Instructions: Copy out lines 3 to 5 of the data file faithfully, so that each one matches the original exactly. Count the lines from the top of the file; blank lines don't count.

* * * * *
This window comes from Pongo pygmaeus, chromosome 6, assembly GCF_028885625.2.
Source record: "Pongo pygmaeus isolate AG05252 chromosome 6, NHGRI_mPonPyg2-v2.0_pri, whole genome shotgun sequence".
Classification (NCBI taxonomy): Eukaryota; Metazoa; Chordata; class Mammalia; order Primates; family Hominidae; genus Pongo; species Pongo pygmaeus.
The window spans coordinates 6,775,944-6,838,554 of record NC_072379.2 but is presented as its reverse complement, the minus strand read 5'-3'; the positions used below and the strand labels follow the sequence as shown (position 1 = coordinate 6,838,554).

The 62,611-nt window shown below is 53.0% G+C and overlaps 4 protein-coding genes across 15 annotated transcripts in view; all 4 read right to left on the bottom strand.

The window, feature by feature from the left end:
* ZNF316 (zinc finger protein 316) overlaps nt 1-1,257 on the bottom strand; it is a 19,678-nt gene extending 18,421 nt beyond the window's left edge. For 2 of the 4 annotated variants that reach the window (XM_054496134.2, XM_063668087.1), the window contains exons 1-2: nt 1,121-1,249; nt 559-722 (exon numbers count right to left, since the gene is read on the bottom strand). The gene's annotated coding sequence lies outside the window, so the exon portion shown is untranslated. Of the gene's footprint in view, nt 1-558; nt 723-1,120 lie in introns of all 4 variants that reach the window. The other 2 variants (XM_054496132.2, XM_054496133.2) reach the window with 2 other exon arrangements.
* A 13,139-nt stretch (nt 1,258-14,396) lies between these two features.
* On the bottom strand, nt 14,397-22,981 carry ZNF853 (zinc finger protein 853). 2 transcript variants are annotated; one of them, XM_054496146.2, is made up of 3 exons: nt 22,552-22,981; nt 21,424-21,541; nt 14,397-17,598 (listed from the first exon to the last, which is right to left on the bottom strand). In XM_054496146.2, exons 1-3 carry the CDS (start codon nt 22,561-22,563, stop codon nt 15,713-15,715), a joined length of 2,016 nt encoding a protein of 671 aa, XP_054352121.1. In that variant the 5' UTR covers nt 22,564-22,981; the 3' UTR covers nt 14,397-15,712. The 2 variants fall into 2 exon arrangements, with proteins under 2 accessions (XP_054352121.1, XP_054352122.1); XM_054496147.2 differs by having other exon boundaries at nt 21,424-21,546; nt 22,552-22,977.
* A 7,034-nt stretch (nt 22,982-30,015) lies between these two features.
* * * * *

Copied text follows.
Classification (NCBI taxonomy): Eukaryota; Metazoa; Chordata; class Mammalia; order Primates; family Hominidae; genus Pongo; species Pongo pygmaeus.
The window spans coordinates 6,775,944-6,838,554 of record NC_072379.2 but is presented as its reverse complement, the minus strand read 5'-3'; the positions used below and the strand labels follow the sequence as shown (position 1 = coordinate 6,838,554).

The 62,611-nt window shown below is 53.0% G+C and overlaps 4 protein-coding genes across 15 annotated transcripts in view; all 4 read right to left on the bottom strand.